Much of the first half of the novel is a series of vignettes from Brooklyn in the first 15 years of the twentieth century, eg shops, customs, transport, poverty, rituals and so forth. In particular we observe Francie struggling in the overcrowded public school, where her flair for reading and writing are treated with the same indifference as the librarian treated her love of books. 

In her new school Francie, now aged 14, usually got As for her compositions, but she wrote three stories about her father, because she missed him so much, which the teacher graded as Cs. She explained that it was the subject matter that caused her to lower Francie’s grades.

“Poverty, starvation and drunkenness are ugly subjects to choose. We all admit that these things exist. But one doesn’t write about them.”
“What does one write about?” Unconsciously, Francie picked up the teacher’s phraseology.
“One delves into the imagination and finds beauty there. The writer, like the artist, must strive for beauty always.”
“What is beauty?” asked the child.
“I can think of no better definition than Keats’: ‘Beauty is truth, truth beauty.’”
Francie took her courage into her two hands and said, “Those stories are the truth.”
“Nonsense!” exploded Mrs Garnder. Then softening her tone, she continued. “By truth we mean things like stars always being there and the sun always rising and the true nobility of man and mother-love and love for one’s country,” she ended anticlimactically.
“I see,” said Francie. (315)

A dialogue follows between the insensitive teacher and Francie’s silent replies. One could say that A Tree Grows in Brooklyn is Betty Smith’s response to the original version of Mrs Garnder.

There is so much more in this detailed and endearing novel; a horse that pees on its handler; generous Sissy who frequently rescues the family; the downtrodden grandmother who encourages reading a page a day of Shakespeare and the Protestant Bible; the story of the would-be rapist; how Francie’s heart is broken; the effect of the US’s entry into the First World War on the neighbourhood and so on. There is love and persistence, heartbreak and struggle. Just what one wants from a long read.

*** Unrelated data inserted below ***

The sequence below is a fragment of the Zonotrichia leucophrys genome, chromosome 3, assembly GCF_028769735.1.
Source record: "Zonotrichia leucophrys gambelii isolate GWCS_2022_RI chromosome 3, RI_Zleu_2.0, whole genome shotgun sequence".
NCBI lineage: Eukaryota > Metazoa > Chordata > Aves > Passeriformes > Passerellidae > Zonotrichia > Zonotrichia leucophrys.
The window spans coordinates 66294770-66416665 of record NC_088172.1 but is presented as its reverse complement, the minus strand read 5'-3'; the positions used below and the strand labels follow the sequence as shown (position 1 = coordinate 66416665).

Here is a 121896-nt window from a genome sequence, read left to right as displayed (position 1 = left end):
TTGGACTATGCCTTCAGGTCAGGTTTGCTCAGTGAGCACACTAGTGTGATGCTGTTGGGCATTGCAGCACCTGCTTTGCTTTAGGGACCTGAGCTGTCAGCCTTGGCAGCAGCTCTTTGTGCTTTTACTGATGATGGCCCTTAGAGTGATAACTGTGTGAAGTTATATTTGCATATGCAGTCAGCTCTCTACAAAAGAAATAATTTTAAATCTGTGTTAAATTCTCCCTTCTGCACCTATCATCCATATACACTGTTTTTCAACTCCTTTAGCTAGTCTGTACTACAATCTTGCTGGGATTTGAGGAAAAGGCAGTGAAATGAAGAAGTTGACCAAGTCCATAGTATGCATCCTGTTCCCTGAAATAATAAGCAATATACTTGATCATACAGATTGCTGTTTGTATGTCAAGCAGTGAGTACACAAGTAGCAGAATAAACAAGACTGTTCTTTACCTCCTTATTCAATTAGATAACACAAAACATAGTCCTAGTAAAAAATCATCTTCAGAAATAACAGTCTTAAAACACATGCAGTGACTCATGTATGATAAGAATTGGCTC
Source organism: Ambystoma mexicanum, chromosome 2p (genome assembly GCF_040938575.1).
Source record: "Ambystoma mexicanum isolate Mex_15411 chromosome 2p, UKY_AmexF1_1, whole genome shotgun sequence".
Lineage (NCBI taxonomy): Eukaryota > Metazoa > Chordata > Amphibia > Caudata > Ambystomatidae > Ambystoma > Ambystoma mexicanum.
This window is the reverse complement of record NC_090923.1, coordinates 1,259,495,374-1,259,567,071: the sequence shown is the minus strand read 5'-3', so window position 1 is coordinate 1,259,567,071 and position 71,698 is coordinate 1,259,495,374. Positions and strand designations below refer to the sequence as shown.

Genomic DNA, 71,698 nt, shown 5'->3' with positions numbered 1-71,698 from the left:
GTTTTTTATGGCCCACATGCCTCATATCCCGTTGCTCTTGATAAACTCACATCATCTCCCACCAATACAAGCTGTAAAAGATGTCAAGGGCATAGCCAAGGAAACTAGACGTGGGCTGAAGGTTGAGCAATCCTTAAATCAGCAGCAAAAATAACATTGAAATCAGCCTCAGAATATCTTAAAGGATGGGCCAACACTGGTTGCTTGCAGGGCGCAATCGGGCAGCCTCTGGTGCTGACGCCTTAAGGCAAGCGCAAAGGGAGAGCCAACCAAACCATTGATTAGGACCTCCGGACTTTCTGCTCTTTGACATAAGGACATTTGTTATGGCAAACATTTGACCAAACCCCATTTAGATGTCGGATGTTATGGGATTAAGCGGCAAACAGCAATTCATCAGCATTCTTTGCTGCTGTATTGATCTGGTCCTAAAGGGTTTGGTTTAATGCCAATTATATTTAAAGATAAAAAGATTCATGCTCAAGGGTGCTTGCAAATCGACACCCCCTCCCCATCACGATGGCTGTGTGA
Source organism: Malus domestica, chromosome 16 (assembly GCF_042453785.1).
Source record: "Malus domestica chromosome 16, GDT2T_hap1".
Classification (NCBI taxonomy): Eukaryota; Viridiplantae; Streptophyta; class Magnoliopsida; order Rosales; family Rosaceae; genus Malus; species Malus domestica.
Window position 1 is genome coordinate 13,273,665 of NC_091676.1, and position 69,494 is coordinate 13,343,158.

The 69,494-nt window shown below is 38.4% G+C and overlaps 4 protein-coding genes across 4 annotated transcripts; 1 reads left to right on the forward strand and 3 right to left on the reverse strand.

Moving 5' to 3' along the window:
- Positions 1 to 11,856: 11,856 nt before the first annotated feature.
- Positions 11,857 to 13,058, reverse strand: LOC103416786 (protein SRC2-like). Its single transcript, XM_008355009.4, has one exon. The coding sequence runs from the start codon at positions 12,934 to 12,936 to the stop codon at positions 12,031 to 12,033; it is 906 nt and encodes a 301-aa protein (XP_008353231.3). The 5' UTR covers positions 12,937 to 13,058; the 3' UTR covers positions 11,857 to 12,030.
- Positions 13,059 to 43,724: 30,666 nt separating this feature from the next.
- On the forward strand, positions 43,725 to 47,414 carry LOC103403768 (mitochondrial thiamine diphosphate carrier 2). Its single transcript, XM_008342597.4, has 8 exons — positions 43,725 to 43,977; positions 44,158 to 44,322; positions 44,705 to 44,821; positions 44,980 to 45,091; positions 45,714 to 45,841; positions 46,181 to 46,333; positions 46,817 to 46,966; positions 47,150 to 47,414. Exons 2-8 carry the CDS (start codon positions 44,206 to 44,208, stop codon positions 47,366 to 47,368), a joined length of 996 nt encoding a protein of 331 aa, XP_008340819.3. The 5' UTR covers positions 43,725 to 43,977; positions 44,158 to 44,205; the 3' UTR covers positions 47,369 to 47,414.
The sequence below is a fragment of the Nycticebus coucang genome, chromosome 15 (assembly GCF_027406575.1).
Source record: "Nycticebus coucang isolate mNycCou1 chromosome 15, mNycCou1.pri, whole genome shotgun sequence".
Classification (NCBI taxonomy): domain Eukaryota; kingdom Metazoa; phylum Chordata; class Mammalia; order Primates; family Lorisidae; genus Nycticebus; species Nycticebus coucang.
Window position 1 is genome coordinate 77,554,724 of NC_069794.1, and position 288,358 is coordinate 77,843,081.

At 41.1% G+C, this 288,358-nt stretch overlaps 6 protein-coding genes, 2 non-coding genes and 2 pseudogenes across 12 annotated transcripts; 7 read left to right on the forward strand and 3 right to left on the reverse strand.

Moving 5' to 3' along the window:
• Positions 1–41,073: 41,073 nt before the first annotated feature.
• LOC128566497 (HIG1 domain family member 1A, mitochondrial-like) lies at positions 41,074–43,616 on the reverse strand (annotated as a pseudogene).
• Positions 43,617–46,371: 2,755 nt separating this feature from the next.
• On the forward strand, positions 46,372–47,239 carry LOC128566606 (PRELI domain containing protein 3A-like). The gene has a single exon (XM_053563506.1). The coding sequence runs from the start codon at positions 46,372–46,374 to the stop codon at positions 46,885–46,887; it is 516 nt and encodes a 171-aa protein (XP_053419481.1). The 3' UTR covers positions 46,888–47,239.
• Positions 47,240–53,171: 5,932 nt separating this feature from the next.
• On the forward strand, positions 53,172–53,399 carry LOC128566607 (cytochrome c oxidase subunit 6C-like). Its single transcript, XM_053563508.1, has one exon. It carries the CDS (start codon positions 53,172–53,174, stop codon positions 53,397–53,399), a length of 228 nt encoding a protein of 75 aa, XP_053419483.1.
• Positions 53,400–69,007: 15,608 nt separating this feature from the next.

Betty Smith

Betty Smith in 1943

Born in Brooklyn in 1896, Betty Smith lived to be 76 years old, dying in 1972. She was involved in community drama from her teenage years but later began writing fiction. She wrote four novels altogether but had success only with her first. Like her protagonist Francie, Betty Smith struggled to complete her education. 

A Tree Grows in Brooklyn by Betty Smith, first published in 1943. I used the edition from Arrow Books. 483pp

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Difficult Women by Helen Lewis

I loved reading this book for two reasons. First, it validated being a difficult woman, that is considered to be difficult every time I objected to something sexist. Second, it was my history. I am solidly and proudly a ’second wave’ feminist. Additionally, it provided perspective on some developments in gender politics during my life. 

Difficult Women: a history of feminism in 11 fights

The full title gives you an idea of the content and structure of this book. Helen Lewis explores eleven fights in the history of feminism and you could probably predict what they are. Some have not yet been won, others began a very long time ago. Each one, as Helen Lewis shows, was pushed forward by one or more women who were seen as very difficult.

Christabel Pankhurst and the fight for the vote
Marie Stopes and sex
Jayaben Desai and the Grunwick strike
Maureen Colquhoun, the first openly Lesbian MP
Sophia Jex-Blake and women’s medical education
Erin Pizzey and women’s refuges
And and and

In each of the eleven fights women refused to be quiet or withdraw their objections, and each of them were vindicated in the longer term. 

In my own past I think of access to contraception for unmarried women, divorce reform, abortion rights, equal pay, maternity leave and childcare. I became a pregnancy counsellor for the centre in a nearby city after being active in the campaign to provide access to abortions in my local area. I learned so much from that work, not least about the agonies for women contemplating abortions.

I was one of the first to apply for maternity leave in the same city, in 1977. It was granted, but the vitriol meted out to me by my colleagues was hard to take. I was taking a man’s job, I was told. I learned the truth of the phrase she quotes more than once: to have it all you must do it all. I became a single mother, wanting to progress my career, to be able to take advantage of living in London, but finding that my life was exceedingly tough for several years.